The Oklahoma City and Texas Railroad Company was chartered on December 26, 1901, to build from a connection with the Oklahoma City and Western Railroad Company at the Texas-Oklahoma state line to Quanah, where the principal office was located. The capital was $500,000. Members of the first board of directors were C. G. Jones, D. C. Lewis, and J. L. Williams, all of Oklahoma City; and Duncan G. Smith, J. L. Elbert, L. Simpson, and D. D. Swearingen, all of Quanah. The nine-mile Oklahoma City and Texas was constructed as part of a through line from Oklahoma City to Quanah and opened on March 29, 1903. It was controlled by the St. Louis and San Francisco Railroad Company (Frisco). The road was built primarily to connect the Frisco with deposits of gypsum, a natural cement plaster, located around Quanah. Three plants at Acme, five miles from Quanah, with an annual capacity of 100,000 tons, prepared the gypsum for market. The plaster achieved a certain amount of fame when it was used for the building of the Columbia Exposition at Chicago in 1893 and the Louisiana Purchase Exposition at St. Louis in 1903. Between its opening and June 30, 1904, the Oklahoma City and Texas had operating revenues of $30,300. The company was sold to the St. Louis, San Francisco and Texas Railway Company on July 25, 1904, and later leased to the Quanah, Acme and Pacific Railway Company for operation.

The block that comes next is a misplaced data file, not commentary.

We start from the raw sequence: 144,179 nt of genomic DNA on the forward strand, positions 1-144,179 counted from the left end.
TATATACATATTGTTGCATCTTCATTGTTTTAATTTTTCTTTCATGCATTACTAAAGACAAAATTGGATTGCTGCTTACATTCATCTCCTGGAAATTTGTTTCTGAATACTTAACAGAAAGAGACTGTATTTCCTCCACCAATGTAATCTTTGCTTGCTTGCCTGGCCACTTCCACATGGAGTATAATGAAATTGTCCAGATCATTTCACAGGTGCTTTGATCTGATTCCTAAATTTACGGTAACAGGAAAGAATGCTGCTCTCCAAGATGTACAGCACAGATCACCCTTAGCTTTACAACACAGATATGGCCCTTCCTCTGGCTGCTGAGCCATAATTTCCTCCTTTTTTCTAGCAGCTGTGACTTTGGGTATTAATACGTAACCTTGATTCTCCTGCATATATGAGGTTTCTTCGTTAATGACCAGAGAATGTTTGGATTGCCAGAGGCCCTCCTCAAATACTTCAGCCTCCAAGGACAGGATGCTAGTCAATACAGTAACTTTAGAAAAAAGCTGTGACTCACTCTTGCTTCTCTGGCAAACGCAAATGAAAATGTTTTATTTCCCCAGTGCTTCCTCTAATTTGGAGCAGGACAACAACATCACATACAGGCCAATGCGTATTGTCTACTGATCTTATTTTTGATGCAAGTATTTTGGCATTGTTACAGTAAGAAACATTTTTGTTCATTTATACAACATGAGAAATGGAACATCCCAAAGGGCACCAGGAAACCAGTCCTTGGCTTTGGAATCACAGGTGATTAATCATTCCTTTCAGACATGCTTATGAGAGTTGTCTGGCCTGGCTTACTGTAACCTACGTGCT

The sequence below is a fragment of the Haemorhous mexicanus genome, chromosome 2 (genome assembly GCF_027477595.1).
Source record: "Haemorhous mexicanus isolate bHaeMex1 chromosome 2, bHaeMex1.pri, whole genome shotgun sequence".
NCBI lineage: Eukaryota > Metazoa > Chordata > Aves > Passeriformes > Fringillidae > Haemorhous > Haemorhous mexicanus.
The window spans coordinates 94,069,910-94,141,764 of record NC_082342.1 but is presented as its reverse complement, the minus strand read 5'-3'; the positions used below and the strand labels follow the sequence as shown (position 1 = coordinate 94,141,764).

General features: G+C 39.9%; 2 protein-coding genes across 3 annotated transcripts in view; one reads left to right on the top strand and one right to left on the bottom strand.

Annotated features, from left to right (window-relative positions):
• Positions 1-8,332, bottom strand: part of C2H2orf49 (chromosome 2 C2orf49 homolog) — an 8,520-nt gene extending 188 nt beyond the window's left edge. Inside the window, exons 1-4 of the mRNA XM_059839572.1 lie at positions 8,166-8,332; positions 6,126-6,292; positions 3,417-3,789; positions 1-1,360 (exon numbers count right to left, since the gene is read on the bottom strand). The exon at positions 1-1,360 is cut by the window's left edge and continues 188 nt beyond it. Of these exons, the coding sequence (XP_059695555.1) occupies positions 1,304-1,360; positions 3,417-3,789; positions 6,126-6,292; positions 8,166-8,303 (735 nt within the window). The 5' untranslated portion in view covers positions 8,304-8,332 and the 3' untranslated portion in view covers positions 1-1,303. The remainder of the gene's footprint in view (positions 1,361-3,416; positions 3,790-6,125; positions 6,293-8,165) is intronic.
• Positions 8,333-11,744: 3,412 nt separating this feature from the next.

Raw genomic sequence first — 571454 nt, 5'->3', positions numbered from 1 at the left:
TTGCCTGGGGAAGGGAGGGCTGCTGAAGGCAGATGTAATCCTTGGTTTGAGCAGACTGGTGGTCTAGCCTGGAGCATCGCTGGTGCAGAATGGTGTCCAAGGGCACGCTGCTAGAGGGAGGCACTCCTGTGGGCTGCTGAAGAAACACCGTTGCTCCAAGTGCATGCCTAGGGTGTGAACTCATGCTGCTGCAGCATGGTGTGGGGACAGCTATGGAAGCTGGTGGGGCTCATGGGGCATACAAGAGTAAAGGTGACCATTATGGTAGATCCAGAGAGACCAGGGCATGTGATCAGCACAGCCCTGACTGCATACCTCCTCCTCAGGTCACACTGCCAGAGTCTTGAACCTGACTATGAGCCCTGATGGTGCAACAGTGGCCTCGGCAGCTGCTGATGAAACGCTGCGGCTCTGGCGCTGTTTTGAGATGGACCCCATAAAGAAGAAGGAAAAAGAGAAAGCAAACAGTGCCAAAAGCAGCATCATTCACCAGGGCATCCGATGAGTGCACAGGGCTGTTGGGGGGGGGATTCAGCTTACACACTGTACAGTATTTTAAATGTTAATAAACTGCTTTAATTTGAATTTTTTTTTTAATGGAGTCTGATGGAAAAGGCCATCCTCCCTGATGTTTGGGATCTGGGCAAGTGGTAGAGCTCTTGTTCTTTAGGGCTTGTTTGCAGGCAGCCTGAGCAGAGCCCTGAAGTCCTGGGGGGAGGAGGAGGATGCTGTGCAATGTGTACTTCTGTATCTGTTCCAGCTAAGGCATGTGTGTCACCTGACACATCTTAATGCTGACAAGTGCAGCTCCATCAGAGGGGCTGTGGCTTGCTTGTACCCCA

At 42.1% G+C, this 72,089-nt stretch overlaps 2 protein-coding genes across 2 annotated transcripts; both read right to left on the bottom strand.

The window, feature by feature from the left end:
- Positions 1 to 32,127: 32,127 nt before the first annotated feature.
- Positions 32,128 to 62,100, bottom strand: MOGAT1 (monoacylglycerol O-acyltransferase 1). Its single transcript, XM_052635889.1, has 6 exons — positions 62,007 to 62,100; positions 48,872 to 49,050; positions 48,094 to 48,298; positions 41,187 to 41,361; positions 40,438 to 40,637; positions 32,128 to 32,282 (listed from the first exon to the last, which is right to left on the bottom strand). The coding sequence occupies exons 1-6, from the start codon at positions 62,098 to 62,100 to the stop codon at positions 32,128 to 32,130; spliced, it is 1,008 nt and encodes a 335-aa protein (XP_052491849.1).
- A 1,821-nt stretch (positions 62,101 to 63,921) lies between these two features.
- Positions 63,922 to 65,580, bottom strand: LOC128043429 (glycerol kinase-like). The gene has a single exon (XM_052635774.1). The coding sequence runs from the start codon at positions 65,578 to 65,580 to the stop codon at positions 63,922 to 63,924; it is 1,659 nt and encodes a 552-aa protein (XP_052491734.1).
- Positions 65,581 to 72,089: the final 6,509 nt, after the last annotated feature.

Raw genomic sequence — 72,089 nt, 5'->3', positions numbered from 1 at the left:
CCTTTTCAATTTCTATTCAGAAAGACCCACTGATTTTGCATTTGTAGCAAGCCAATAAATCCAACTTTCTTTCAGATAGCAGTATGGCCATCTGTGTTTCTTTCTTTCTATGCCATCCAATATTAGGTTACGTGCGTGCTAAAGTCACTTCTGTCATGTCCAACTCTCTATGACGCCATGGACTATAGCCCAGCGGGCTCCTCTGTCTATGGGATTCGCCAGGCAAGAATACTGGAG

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The following, adapted from the Chicago Manual of Style, 15th edition, is the preferred citation for this entry.
Jeanne F. Lively and Nancy Young,
“Oklahoma City and Texas Railroad,”
Handbook of Texas Online,
accessed June 26, 2022,
Published by the Texas State Historical Association.
Original Publication Date:
Most Recent Revision Date:
July 1, 1995